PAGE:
4. Is the strategy simply to appoint a licensee, or to develop a strategic partner in the jurisdiction? The degree of integration of the licensee into the IP owner's business is crucial. This has implications in terms of technology licensed, obligations to purchase parts from the owner or its preferred suppliers and issues of quality control to be exercised (or not) over the final product. Entwined with this is the very big issue of branding, which is often not considered carefully enough by companies that are focussed on so-called industrial IP rights. Will the end products have a better reception with customers if they are approved by a local or trusted brand, or is the IP owner's brand strong enough to have an attractive force in the territory? Should there be co-branding in order to develop such a reputation?

5. How long is the relationship planned to last? And would it be better to seek only one partner with exclusivity, or to have a number of competing licensees? If the latter approach is adopted, one needs to be fair between the class of licensees.

6. Methods of revenue recognition can vary enormously. Is there simply to be a royalty payment with suitable minimum thresholds, or "use it or lose it" clauses? Or is the relationship more multi-faceted involving sale of parts to the licensee, licensing of a business system and know how, or licensing of a brand? Will royalties be earned at the point of sale of the product only, or also in relation to maintenance and services performed by the licensee downstream of such a sale?

7. Royalty calculation. It is usually wise to adopt a royalty model which is synchronous with the way that revenue is generated by the licensee. If the product is simply purchased and paid for, then a simple percentage of net sales may be appropriate. But if the customer itself will pay for the product by remitting a proportion of the revenue generated, then more subtle models may be helpful for both owner and licensee.

8. Improvements. Perhaps the product is already perfected, but most products are usually subject to development and innovation to maintain competitive advantage. Are such innovations automatically to be included in the licence, or must further royalties be paid? What about technological developments created by the licensee? Is it sensible to crosslicense such materials for free?

9. Challenges to the IP and issues of infringement. It may be that the underlying IP is subject to a third party challenge to validity. If this occurs, how will the parties deal with an event which is commercially damaging to all interests? What protection can the licensee expect from the IP owner in relation to third party infringements which seek to compete against the licensee's interest? Will these be actively policed by the IP owner and what steps, such as IP insurance, can the IP owner take to ensure that it will be able to finance defensive claims? By contrast, what if a licensee is itself struck by litigation alleging infringement of third party IP? What indemnities should be given, and will the IP owner undertake the conduct of such claims?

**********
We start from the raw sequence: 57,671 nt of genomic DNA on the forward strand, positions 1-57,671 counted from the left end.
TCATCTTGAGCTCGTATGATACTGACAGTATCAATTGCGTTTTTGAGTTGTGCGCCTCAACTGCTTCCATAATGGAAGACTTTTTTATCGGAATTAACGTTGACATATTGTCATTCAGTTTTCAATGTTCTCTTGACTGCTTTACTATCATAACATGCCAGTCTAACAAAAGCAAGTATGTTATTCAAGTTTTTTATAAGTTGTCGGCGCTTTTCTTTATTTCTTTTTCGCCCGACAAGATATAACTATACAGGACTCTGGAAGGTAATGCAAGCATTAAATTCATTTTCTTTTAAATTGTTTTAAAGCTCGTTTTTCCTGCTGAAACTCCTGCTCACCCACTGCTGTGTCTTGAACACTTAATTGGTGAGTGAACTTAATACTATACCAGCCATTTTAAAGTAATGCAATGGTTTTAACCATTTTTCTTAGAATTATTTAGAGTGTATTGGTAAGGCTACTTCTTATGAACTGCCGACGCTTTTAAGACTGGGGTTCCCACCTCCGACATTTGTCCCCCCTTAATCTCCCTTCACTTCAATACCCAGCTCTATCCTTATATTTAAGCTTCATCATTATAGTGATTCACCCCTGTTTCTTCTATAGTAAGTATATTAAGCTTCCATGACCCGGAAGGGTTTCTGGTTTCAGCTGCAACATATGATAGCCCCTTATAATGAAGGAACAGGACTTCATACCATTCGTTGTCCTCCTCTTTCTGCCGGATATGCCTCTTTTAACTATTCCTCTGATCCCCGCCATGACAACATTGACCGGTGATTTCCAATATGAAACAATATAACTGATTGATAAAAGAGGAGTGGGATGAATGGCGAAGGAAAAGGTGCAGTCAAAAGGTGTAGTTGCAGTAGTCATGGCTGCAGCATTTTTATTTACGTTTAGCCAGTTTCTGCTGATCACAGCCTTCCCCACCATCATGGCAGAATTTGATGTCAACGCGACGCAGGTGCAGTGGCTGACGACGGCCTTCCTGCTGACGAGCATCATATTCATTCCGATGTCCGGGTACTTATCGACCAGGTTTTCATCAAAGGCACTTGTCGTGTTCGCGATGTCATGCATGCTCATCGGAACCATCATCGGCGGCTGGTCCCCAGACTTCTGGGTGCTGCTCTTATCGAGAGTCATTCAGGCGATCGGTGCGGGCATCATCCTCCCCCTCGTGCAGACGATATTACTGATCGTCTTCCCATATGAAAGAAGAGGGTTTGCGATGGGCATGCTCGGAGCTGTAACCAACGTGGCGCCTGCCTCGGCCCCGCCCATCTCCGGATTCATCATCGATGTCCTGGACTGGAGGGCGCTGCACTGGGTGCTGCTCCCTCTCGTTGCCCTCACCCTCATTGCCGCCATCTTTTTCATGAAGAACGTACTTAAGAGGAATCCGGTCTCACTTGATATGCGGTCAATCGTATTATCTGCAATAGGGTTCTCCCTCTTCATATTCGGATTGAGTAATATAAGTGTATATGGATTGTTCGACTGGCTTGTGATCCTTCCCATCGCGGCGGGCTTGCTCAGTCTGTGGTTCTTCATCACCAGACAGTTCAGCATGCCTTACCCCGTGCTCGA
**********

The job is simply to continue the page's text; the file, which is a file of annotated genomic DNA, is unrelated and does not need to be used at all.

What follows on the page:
10.Disputes and differences. Clearly, the IP owner will want some kind of ability to audit the revenues being claimed by the licensee. But what if a dispute arises over this or another issue? Some matters may be capable of submission to an agreed dispute resolution procedure, whilst others may be better subject to an expert determination. Other matters may be resolved in Court, and where the parties come from very different legal backgrounds, then arbitration may provide a degree of neutrality for both sides compared with the home courts of one of the parties.

Although there are advantages and disadvantages to every strategy, licensing is an efficient way for IP owners to exploit technology that they do not have the desire or resources to exploit themselves, or simply where, for the strategic reasons outlined above, it makes economic sense. Given the strategic complexities, licensors should take legal advice before embarking on a licensing programme to ensure that they are not committing to a course of action which, although potentially lucrative, will also create significant legal and financial risk, and potentially commit the licensor to a course of action which will tie it down in years to come.